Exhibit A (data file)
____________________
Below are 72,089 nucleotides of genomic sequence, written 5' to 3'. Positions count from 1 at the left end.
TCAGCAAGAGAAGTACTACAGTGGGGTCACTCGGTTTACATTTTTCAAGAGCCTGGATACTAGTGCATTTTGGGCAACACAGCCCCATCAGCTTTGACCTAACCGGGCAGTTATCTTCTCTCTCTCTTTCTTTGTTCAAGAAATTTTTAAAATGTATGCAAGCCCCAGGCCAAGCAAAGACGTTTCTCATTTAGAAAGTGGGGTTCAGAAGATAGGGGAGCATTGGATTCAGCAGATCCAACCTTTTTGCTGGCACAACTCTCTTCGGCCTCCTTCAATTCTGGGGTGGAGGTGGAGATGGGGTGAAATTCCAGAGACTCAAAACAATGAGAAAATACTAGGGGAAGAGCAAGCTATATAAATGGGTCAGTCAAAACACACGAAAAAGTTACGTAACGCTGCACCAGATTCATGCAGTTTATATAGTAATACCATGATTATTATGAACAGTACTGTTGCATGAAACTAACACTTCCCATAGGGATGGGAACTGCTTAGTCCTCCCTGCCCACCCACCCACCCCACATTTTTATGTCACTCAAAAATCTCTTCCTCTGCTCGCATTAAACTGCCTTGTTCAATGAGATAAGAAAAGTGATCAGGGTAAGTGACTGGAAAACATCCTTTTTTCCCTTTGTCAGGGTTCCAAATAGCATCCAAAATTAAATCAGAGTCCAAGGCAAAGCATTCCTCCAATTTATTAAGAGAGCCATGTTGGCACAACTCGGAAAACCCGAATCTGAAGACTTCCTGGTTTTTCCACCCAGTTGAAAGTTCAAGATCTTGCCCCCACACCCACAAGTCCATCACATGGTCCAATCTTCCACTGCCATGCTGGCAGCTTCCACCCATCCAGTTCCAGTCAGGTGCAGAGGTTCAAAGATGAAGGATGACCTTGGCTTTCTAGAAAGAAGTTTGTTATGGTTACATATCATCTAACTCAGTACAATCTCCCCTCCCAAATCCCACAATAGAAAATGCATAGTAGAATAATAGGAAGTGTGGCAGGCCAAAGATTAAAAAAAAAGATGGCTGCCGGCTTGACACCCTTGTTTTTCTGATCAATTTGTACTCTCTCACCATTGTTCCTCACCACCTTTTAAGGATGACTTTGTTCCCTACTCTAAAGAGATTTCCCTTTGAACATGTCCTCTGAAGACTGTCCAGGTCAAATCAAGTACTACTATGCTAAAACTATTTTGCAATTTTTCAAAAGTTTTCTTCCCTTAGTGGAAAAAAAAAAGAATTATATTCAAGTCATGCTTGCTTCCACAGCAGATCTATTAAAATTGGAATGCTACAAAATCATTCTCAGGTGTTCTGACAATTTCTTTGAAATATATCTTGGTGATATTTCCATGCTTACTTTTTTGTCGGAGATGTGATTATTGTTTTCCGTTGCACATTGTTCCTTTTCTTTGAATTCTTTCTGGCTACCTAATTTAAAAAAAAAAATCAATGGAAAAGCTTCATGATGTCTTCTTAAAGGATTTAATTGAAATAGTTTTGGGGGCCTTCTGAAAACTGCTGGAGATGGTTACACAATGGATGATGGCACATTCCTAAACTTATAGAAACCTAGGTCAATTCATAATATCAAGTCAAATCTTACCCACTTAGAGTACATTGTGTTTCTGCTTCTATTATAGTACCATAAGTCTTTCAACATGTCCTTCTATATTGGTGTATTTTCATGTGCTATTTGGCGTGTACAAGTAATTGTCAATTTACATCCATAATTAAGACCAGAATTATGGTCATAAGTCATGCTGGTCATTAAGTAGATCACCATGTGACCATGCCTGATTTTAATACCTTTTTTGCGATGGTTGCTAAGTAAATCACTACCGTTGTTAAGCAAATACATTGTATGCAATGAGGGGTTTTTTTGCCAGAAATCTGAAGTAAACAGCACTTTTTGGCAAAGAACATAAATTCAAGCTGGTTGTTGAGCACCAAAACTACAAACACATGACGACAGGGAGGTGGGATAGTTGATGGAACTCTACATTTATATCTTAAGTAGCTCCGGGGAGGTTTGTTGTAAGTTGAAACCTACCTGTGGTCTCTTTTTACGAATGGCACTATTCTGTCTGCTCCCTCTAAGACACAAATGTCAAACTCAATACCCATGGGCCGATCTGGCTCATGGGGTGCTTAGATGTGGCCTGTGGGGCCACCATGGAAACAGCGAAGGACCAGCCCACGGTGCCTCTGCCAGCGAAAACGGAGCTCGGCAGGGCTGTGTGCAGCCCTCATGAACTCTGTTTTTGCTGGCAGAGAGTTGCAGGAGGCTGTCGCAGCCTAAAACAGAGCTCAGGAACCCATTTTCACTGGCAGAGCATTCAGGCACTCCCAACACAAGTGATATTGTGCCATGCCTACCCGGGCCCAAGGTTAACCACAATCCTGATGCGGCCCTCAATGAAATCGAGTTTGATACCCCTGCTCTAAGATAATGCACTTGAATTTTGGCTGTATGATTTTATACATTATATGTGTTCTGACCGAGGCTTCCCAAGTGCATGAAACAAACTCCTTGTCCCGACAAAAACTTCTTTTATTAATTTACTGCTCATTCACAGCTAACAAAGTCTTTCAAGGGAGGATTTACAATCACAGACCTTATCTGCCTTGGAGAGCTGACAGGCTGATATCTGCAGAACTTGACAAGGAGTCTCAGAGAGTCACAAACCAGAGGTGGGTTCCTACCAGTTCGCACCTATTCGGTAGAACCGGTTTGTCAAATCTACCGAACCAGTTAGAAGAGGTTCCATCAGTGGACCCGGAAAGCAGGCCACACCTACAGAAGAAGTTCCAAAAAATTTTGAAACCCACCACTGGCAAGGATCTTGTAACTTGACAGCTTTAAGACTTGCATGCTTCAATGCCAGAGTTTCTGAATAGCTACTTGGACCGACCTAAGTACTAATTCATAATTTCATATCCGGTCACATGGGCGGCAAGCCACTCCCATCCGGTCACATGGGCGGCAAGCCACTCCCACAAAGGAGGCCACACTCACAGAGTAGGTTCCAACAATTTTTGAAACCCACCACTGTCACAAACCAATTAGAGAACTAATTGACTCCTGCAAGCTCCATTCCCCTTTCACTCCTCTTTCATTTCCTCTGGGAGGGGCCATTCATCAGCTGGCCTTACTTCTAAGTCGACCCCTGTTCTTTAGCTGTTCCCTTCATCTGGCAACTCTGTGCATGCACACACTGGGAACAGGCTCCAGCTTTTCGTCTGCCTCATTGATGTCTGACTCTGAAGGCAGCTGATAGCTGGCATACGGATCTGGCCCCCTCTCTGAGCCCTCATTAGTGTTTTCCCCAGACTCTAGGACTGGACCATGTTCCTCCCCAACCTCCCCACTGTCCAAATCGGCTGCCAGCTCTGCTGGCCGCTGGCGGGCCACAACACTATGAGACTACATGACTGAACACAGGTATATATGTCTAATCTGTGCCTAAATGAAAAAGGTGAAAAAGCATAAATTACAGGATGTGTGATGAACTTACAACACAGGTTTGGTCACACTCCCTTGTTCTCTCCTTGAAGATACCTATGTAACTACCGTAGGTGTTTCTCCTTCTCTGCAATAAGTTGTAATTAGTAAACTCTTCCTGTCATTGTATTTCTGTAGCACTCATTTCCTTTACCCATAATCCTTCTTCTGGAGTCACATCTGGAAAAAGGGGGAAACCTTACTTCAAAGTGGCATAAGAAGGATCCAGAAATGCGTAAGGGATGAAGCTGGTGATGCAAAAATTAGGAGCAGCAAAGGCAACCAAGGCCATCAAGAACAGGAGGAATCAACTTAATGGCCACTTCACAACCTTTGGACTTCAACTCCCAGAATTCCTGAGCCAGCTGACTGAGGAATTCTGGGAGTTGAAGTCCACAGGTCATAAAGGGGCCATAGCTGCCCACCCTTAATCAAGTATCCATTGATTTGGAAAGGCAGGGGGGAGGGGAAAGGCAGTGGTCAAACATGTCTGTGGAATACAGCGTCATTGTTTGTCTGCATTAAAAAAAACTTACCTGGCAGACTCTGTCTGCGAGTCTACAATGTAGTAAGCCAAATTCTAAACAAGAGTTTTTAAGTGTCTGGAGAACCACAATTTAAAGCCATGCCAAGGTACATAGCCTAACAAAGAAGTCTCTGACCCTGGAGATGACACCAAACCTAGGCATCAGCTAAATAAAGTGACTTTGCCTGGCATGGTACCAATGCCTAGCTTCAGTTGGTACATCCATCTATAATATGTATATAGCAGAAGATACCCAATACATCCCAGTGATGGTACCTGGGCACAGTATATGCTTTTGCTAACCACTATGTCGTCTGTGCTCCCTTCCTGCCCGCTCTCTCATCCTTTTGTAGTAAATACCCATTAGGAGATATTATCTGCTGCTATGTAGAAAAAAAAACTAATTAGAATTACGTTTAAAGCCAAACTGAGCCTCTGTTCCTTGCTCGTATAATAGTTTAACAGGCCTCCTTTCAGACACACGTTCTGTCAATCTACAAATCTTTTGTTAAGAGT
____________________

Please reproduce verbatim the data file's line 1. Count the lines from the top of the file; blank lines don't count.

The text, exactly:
Below are 72,089 nucleotides of genomic sequence, written 5' to 3'. Positions count from 1 at the left end.